This course is in preparation and is expected to be offered later in 2020.
Please sign up to our email updates to be notified of when new courses become available.
Tutor: Dr Helen Doe
Course Code: HIST024
Level: Non-accredited, non-credit bearing
Assessments/Exams: None. Throughout the course you will be given ideas and questions to respond to in the online discussion area. Participation in online discussion is encouraged, but not compulsory. There will be an opportunity to undertake an an optional assignment. If you choose to do this you will not receive a mark or grade, but you will receive feedback from the tutor on your work.
Duration: 12 weeks
Dates: To be confirmed
Estimated Student Study Time: 2 – 4 hours per week are recommended, but time spent is flexible and at your discretion.
Pre-Requisite Course(s): None
Delivery: Online Distance Learning
Late Entrants: If this course is not full by the start date then late entrants will be accepted for up to two weeks after the start of the course. As a late entrant you can choose to catch up on the material you have missed or you can skip the missed weeks and concentrate on the material at the point where you join the course, but unfortunately we cannot offer fee reductions or course extensions for late entrants.
This list provides an indication of some reading materials appropriate to the module. It may be worth getting these from your local library as background but it is recommended that students consult the course tutor before purchasing books.
- R. Angus Buchanan, Brunel: The Life and Times of Isambard Kingdom Brunel (Hambledon, 2002).
- R. Gardiner (ed) The Advent of Steam: The Merchant Steamship before 1900 (Conway, 1993)
- G. Jackson, The History and Archaeology of Ports, (Tadworth, 1983)
- Glen O’Hara, Britain and the Sea since 1600 (Palgrave Macmillan, 2010)
- R. Hope, A New History of British Shipping, (John Murray, 1990).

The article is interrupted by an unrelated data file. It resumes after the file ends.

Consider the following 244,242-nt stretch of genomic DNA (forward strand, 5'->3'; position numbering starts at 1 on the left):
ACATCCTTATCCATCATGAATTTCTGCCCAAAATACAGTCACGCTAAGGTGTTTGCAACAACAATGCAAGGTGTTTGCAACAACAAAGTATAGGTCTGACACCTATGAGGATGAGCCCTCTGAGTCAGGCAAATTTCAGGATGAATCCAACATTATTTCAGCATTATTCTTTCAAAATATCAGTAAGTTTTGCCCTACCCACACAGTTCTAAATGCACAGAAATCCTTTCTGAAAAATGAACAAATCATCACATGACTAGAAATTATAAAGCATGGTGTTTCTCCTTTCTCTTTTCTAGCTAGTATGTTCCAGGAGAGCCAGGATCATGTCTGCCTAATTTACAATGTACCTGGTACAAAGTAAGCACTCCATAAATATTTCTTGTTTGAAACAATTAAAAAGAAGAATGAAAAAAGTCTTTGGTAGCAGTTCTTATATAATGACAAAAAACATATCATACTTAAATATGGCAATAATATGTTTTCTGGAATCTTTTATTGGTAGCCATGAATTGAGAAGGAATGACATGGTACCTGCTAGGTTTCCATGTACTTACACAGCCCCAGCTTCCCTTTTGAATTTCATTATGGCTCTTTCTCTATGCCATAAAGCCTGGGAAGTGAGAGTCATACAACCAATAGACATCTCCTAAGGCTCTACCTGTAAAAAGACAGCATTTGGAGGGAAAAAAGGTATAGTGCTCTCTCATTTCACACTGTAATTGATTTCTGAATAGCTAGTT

Required Reading**: None
**Please note: All courses are subject to sufficient numbers of students registering before they are confirmed as running. Therefore, after booking your place you are advised not to purchase any texts until you have received confirmation that the course is running.
Steam and iron were the great technological game-changers for nineteenth-century shipping, they had a profound impact on all aspects of the industry and by 1914 British shipping dominated world trade.
This was a new era of fast Atlantic travel, the dawn of the luxury liner and the beginning for well-known companies such as P&O and Cunard. It was also the time of great engineers such as Brunel and Scott Russell and of famous ships, from the Comet, Great Britain and Great Eastern – to the Titanic.
On this course you will explore the impact of new technology and trade, and the benefits and challenges these created for ports, shipbuilders, shipowners, investors, mariners and passengers.
The module will include a selection of the following:
- Early steamships
- The Rise of the Great Port
- Technological Challenges
- Ownership Challenges
- The Rise of the Shipping Corporation
- Shipbuilding Challenges: Brunel, Scott Russell
- Global communications: Networks and agents
- Maritime leisure
- The international labour pool
- Competition or cooperation? The Conference system
- World competition: The growth of the international fleets
- The British Merchant Fleet in 1914